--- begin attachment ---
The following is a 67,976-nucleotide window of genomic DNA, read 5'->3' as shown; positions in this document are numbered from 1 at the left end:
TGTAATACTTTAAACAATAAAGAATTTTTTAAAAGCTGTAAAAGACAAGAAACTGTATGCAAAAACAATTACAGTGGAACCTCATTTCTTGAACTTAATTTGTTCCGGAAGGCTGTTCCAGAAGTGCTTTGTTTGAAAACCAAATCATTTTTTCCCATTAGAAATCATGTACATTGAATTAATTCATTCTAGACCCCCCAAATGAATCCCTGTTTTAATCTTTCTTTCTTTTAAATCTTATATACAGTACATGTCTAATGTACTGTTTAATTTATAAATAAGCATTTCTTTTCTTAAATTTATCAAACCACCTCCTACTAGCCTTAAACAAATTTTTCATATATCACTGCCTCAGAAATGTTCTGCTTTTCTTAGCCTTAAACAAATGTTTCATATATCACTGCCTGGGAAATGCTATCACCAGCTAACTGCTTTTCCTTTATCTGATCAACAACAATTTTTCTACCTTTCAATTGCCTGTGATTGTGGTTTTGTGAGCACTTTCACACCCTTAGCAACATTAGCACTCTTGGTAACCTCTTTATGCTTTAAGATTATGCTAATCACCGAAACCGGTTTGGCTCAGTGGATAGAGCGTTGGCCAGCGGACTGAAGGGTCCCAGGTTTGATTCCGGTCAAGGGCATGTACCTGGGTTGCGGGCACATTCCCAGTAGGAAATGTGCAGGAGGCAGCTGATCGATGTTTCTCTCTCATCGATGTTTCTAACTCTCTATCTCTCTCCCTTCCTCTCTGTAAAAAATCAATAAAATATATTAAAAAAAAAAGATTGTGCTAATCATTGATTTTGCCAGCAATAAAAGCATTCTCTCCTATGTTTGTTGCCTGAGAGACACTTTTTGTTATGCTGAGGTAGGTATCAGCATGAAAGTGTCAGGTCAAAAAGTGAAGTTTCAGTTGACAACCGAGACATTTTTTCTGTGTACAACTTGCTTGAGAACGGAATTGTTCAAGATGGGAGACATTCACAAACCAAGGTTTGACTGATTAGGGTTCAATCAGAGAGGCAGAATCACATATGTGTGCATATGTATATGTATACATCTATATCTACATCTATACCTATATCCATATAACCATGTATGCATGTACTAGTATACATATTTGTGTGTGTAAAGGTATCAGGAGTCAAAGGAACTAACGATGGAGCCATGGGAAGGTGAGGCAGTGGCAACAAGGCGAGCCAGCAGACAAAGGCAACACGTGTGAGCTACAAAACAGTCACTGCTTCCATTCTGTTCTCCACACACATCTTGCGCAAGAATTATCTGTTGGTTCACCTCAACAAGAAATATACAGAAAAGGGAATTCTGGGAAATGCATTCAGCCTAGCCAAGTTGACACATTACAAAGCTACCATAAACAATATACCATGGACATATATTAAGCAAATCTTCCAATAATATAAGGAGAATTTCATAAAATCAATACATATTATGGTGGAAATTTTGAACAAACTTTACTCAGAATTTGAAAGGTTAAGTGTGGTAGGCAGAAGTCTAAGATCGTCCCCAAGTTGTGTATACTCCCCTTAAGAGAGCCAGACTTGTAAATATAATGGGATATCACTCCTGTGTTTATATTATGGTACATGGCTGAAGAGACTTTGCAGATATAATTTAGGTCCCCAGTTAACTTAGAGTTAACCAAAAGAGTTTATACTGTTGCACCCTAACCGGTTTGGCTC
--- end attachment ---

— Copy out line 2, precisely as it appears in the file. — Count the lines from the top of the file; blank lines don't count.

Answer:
TGTAATACTTTAAACAATAAAGAATTTTTTAAAAGCTGTAAAAGACAAGAAACTGTATGCAAAAACAATTACAGTGGAACCTCATTTCTTGAACTTAATTTGTTCCGGAAGGCTGTTCCAGAAGTGCTTTGTTTGAAAACCAAATCATTTTTTCCCATTAGAAATCATGTACATTGAATTAATTCATTCTAGACCCCCCAAATGAATCCCTGTTTTAATCTTTCTTTCTTTTAAATCTTATATACAGTACATGTCTAATGTACTGTTTAATTTATAAATAAGCATTTCTTTTCTTAAATTTATCAAACCACCTCCTACTAGCCTTAAACAAATTTTTCATATATCACTGCCTCAGAAATGTTCTGCTTTTCTTAGCCTTAAACAAATGTTTCATATATCACTGCCTGGGAAATGCTATCACCAGCTAACTGCTTTTCCTTTATCTGATCAACAACAATTTTTCTACCTTTCAATTGCCTGTGATTGTGGTTTTGTGAGCACTTTCACACCCTTAGCAACATTAGCACTCTTGGTAACCTCTTTATGCTTTAAGATTATGCTAATCACCGAAACCGGTTTGGCTCAGTGGATAGAGCGTTGGCCAGCGGACTGAAGGGTCCCAGGTTTGATTCCGGTCAAGGGCATGTACCTGGGTTGCGGGCACATTCCCAGTAGGAAATGTGCAGGAGGCAGCTGATCGATGTTTCTCTCTCATCGATGTTTCTAACTCTCTATCTCTCTCCCTTCCTCTCTGTAAAAAATCAATAAAATATATTAAAAAAAAAAGATTGTGCTAATCATTGATTTTGCCAGCAATAAAAGCATTCTCTCCTATGTTTGTTGCCTGAGAGACACTTTTTGTTATGCTGAGGTAGGTATCAGCATGAAAGTGTCAGGTCAAAAAGTGAAGTTTCAGTTGACAACCGAGACATTTTTTCTGTGTACAACTTGCTTGAGAACGGAATTGTTCAAGATGGGAGACATTCACAAACCAAGGTTTGACTGATTAGGGTTCAATCAGAGAGGCAGAATCACATATGTGTGCATATGTATATGTATACATCTATATCTACATCTATACCTATATCCATATAACCATGTATGCATGTACTAGTATACATATTTGTGTGTGTAAAGGTATCAGGAGTCAAAGGAACTAACGATGGAGCCATGGGAAGGTGAGGCAGTGGCAACAAGGCGAGCCAGCAGACAAAGGCAACACGTGTGAGCTACAAAACAGTCACTGCTTCCATTCTGTTCTCCACACACATCTTGCGCAAGAATTATCTGTTGGTTCACCTCAACAAGAAATATACAGAAAAGGGAATTCTGGGAAATGCATTCAGCCTAGCCAAGTTGACACATTACAAAGCTACCATAAACAATATACCATGGACATATATTAAGCAAATCTTCCAATAATATAAGGAGAATTTCATAAAATCAATACATATTATGGTGGAAATTTTGAACAAACTTTACTCAGAATTTGAAAGGTTAAGTGTGGTAGGCAGAAGTCTAAGATCGTCCCCAAGTTGTGTATACTCCCCTTAAGAGAGCCAGACTTGTAAATATAATGGGATATCACTCCTGTGTTTATATTATGGTACATGGCTGAAGAGACTTTGCAGATATAATTTAGGTCCCCAGTTAACTTAGAGTTAACCAAAAGAGTTTATACTGTTGCACCCTAACCGGTTTGGCTC